The Florida Supreme Court recently granted rehearing and issued a revised opinion in Auto-Owners Ins. Co. v. Pozzi Window Co., No. SC06-779 (Fla. June 12, 2008), six months after issuing its original opinion.
In Pozzi, the owner of a multimillion dollar home brought suit for damage caused by water leakage around the windows. The homeowner alleged that the builder had urged him to purchase the windows from a certain retailer, which in turn hired a subcontractor to perform the installation. Pozzi, the window manufacturer, settled with the homeowner and builder. As the builder’s assignee, the window manufacturer sought coverage under the builder’s commercial general liability (“CGL”) policy. The Pozzi opinion did not address the fact that the manufacturer sought coverage under the builder’s policy for work performed by the subcontractor hired by the retailer, not the builder. The insurer paid for personal property damage caused by the leaking windows, but refused to pay for the cost of repair or replacement of the windows themselves.
The U.S. Court of Appeals for the Eleventh Circuit certified the following question:
DOES A STANDARD FORM [COMMERCIAL] GENERAL LIABILITY POLICY WITH PRODUCT[S] COMPLETED OPERATIONS HAZARD COVERAGE, SUCH AS THE POLICIES DESCRIBED HERE, ISSUED TO A GENERAL CONTRACTOR, COVER THE GENERAL CONTRACTOR’S LIABILITY TO A THIRD PARTY FOR THE COSTS OF REPAIR OR REPLACEMENT OF DEFECTIVE WORK BY ITS SUBCONTRACTOR?
In its original opinion, the Supreme Court answered the certified question in the negative. In its revised opinion, the court found that it could not answer the question because the record contained a material factual issue, i.e., whether only the installation was defective or whether the windows also were defective.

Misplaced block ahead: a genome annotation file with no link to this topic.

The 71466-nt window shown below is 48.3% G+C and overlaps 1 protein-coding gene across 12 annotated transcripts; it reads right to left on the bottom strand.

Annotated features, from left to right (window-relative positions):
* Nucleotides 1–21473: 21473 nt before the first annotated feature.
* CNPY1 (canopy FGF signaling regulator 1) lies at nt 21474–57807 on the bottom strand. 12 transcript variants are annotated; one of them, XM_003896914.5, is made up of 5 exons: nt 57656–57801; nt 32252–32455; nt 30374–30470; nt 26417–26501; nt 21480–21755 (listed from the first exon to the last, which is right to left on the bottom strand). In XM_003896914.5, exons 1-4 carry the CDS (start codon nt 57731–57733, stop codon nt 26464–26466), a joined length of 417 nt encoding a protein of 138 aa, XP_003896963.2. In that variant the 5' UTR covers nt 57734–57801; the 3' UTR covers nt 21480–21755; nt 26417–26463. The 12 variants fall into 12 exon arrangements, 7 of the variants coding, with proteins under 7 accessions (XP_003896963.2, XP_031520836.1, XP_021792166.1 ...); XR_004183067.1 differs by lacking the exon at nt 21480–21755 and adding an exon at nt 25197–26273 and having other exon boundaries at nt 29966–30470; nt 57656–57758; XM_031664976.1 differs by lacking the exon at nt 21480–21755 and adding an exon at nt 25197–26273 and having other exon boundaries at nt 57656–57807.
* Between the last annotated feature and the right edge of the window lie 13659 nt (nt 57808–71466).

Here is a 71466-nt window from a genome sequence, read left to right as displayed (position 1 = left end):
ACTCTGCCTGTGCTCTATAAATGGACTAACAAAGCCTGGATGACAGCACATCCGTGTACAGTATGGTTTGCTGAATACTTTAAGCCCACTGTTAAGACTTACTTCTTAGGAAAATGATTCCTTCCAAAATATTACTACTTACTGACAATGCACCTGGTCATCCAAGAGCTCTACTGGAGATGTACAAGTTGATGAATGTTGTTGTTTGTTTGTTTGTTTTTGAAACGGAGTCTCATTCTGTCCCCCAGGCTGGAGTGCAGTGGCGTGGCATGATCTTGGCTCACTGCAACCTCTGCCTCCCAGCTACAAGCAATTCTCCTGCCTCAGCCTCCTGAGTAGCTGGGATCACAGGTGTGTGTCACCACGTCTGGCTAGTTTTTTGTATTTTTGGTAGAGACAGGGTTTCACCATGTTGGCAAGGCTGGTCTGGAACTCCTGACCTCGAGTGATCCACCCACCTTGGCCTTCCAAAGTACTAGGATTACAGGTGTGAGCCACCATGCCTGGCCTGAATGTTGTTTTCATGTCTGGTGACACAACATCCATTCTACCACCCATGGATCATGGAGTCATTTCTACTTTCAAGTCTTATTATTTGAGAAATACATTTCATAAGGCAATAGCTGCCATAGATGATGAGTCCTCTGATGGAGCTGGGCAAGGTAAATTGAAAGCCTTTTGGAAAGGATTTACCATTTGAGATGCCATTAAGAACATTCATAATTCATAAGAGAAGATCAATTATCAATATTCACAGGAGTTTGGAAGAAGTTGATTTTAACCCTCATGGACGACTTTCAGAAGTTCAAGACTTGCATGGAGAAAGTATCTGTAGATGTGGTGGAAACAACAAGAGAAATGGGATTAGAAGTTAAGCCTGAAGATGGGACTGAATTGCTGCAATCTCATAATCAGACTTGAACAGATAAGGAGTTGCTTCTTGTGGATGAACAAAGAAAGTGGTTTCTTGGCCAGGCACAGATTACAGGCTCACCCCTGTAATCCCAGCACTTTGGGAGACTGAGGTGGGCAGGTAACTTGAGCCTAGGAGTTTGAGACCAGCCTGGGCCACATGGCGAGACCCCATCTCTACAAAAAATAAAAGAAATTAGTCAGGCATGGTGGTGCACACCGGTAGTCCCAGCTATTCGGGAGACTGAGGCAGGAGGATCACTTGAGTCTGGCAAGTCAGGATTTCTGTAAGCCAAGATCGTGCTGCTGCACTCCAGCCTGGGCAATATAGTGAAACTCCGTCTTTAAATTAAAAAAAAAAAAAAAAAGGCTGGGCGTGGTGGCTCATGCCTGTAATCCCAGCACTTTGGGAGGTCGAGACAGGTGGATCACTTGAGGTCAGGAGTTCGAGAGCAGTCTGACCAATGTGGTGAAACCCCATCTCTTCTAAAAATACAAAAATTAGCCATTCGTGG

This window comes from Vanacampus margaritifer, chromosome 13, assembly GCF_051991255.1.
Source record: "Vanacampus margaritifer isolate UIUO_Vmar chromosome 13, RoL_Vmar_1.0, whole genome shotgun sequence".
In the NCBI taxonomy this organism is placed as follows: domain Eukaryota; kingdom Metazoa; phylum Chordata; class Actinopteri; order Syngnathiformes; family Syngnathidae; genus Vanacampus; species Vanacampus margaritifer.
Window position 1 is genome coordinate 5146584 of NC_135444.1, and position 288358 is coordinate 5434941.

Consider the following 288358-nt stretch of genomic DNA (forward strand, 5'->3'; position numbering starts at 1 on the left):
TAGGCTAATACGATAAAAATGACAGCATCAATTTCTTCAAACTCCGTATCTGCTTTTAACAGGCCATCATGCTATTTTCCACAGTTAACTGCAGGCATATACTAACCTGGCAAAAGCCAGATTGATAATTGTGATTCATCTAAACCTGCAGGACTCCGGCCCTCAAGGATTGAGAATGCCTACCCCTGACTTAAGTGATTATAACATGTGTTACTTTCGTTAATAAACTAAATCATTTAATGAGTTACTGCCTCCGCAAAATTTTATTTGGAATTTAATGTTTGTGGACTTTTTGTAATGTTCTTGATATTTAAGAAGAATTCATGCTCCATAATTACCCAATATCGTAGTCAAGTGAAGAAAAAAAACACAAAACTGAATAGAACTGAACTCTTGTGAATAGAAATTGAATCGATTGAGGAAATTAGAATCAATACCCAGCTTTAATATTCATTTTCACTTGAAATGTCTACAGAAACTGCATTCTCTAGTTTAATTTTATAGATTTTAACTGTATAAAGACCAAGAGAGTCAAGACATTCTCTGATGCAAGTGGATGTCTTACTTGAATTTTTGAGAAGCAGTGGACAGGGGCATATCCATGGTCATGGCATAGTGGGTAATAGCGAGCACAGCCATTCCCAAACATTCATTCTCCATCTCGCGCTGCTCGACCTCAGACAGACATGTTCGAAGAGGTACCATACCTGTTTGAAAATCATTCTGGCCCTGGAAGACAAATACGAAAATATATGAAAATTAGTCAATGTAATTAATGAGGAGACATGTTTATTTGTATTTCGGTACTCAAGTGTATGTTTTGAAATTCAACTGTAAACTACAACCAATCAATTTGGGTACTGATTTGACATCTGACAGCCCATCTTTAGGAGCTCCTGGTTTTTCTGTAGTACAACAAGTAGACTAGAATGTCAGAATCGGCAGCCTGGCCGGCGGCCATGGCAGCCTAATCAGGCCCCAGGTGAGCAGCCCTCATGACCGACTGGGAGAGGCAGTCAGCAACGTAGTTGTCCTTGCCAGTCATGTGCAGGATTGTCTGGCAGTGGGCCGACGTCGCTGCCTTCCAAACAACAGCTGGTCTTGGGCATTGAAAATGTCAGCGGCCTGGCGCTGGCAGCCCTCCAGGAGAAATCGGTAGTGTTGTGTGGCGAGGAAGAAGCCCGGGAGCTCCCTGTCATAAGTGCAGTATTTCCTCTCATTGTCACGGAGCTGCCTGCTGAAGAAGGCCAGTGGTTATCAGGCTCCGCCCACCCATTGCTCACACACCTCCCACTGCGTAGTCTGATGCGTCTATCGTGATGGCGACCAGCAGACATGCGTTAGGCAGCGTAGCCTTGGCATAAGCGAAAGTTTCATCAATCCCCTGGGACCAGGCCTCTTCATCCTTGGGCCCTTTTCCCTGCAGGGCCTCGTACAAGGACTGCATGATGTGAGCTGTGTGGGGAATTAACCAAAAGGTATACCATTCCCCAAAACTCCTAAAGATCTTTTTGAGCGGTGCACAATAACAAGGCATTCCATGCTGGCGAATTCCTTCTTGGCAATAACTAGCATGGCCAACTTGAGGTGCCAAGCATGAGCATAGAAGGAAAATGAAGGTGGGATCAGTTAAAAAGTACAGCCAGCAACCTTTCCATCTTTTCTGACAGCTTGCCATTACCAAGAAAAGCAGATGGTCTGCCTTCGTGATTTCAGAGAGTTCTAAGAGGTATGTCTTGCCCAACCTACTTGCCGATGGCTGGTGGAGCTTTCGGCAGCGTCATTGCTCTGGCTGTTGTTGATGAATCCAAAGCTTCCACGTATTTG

In its analysis, the Pozzi court reviewed its decision in U.S. Fire v. J.S.U.B., No. SC05-1295 (Fla. Dec. 20, 2007), which involved identical policy language and posed a similar question. In J.S.U.B., the court found that faulty workmanship can constitute an “occurrence” under a CGL policy. The court further held that faulty workmanship or defective work that has damaged the completed project has caused “physical injury to tangible property” within the CGL policy’s definition of “property damage.” The court noted that the CGL policy contains exclusion (j)(6) for damage to property caused by the work of the contractor or subcontractor performed on it, but this exclusion does not apply to property damage included in the “products-completed operations hazard.” Similarly, exclusion (l) excludes property damage to “your work”, but not if the subcontractor performed the work.
The Pozzi court reasoned that a claim for the repair or replacement of windows that were detective both prior to installation and as installed is merely an uncovered claim to replace a “defective component” in the project. Conversely, a claim for the repair or replacement of windows that were not initially defective but were damaged by the defective installation is a claim for physical injury to tangible property. Since the record was conflicting as to this outcome-determinative factual issue, the court returned the case to the Eleventh Circuit without answering the certified question.
The J.S.U.B. decision was previously reported here.